Tuesday, 20 May 2014

Ugly Mugs, May 20, 2014 ***

By Peta Brady, by Malthouse Theatre; 
Co-production with Griffin Theatre; Malthouse Theatre Commission (Malcolm Robertson Foundation)  
Beckett Theatre, until 7 June, 2014  
Reviewer: Kate Herbert  
Stars: ***

Review also published in Herald Sun online on Wed May 21 and later in print. KH
Peta Brady and Steve Le Marquand; Photo: Pia Johnson

Both the perpetrators and the victims remain nameless and strangely anonymous in Ugly Mugs, Peta Brady’s unsentimental, sometimes grimly comical play about violence against sex workers.

Brady draws on her experience working amongst sex workers to build the gritty realism, vivid central character, hard-boiled dialogue and bluntly brutal descriptions in the play.

A 37 year-old prostitute (Brady) lies on a morgue gurney chatting idly, even cheerfully, to a forensic pathologist (Steve Le Marquand) who is, in fact, investigating her death and performing her autopsy. (Not a spoiler as we know this in the first minutes.)

In a second narrative thread, a teenage boy (Harry Borland) and girl (Sara West) meet in a park where they tussle and taunt each other in an awkward, possibly dangerous game of cat and mouse.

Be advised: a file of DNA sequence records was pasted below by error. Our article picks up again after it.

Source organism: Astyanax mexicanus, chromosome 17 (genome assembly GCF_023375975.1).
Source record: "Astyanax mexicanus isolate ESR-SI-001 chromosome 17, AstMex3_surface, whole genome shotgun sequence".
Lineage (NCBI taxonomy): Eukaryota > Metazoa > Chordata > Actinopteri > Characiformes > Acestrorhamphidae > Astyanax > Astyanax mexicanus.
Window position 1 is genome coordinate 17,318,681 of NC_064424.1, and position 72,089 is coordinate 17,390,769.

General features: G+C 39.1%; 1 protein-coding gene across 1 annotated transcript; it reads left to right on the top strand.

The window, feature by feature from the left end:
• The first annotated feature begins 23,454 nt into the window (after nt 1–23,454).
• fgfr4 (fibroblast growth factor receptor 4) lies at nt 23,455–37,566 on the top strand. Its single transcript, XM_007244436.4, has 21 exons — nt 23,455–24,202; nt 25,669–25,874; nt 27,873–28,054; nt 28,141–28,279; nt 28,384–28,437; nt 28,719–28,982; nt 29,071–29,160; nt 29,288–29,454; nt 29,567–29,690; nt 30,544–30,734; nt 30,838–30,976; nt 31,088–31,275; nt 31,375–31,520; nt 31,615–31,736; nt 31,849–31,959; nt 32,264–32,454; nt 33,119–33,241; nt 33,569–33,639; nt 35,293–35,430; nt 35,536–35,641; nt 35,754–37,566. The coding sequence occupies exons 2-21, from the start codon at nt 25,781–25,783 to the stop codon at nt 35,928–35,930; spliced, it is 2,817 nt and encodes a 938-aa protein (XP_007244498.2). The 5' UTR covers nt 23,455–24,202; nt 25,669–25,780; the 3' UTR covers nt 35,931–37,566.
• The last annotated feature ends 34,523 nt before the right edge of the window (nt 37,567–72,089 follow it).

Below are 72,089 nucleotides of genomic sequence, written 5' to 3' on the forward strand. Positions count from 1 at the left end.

The play, directed unobtrusively by Marion Potts, is somehow more unsettling because of the sheer ordinariness of the characters and because the violence is described in a matter-of-fact way, rather than being enacted.

It is chilling to hear the details of the woman’s autopsy as she enquires unemotionally about the procedure and explains her recollections of the attack and her attacker.

Brady plays her unnamed character with a disquieting cheerfulness and humour, bringing to life this damaged, hard-bitten but warm woman who lived and worked on the streets, collecting a list of ‘ugly mugs’- the men who wantonly abuse prostitutes.

Le Marquand cleverly balances the cool and clinical with gentle care for his vulnerable patient.

The second story thread is compelling at times, with Borland playing the mentally unstable boy who craves contact with West’s stroppy, superficially tough, young woman.

However, this relationship is ultimately less effective and not as satisfactorily resolved as the main narrative.

Another problem is that the speech patterns in the teenagers’ dialogue echo tough, street language but the actors’ inappropriately polished, middle class accents do not match it.

Ugly Mugs is certainly a play with challenging, topical issues and it was with some trepidation that I walked the darkened streets after the performance ended.

By Kate Herbert

Steve Le Marquand &Peta Brady; Photo: Pia Johnson
Direction / Marion Potts
Set & Costume Design / Michael Hankin
Lighting Design / Lucy Birkinshaw
Sound Design / Darrin Verhagen
Cast includes / Harry Borland, Peta Brady, Steve Le Marquand, Sara West

By Kate Herbert

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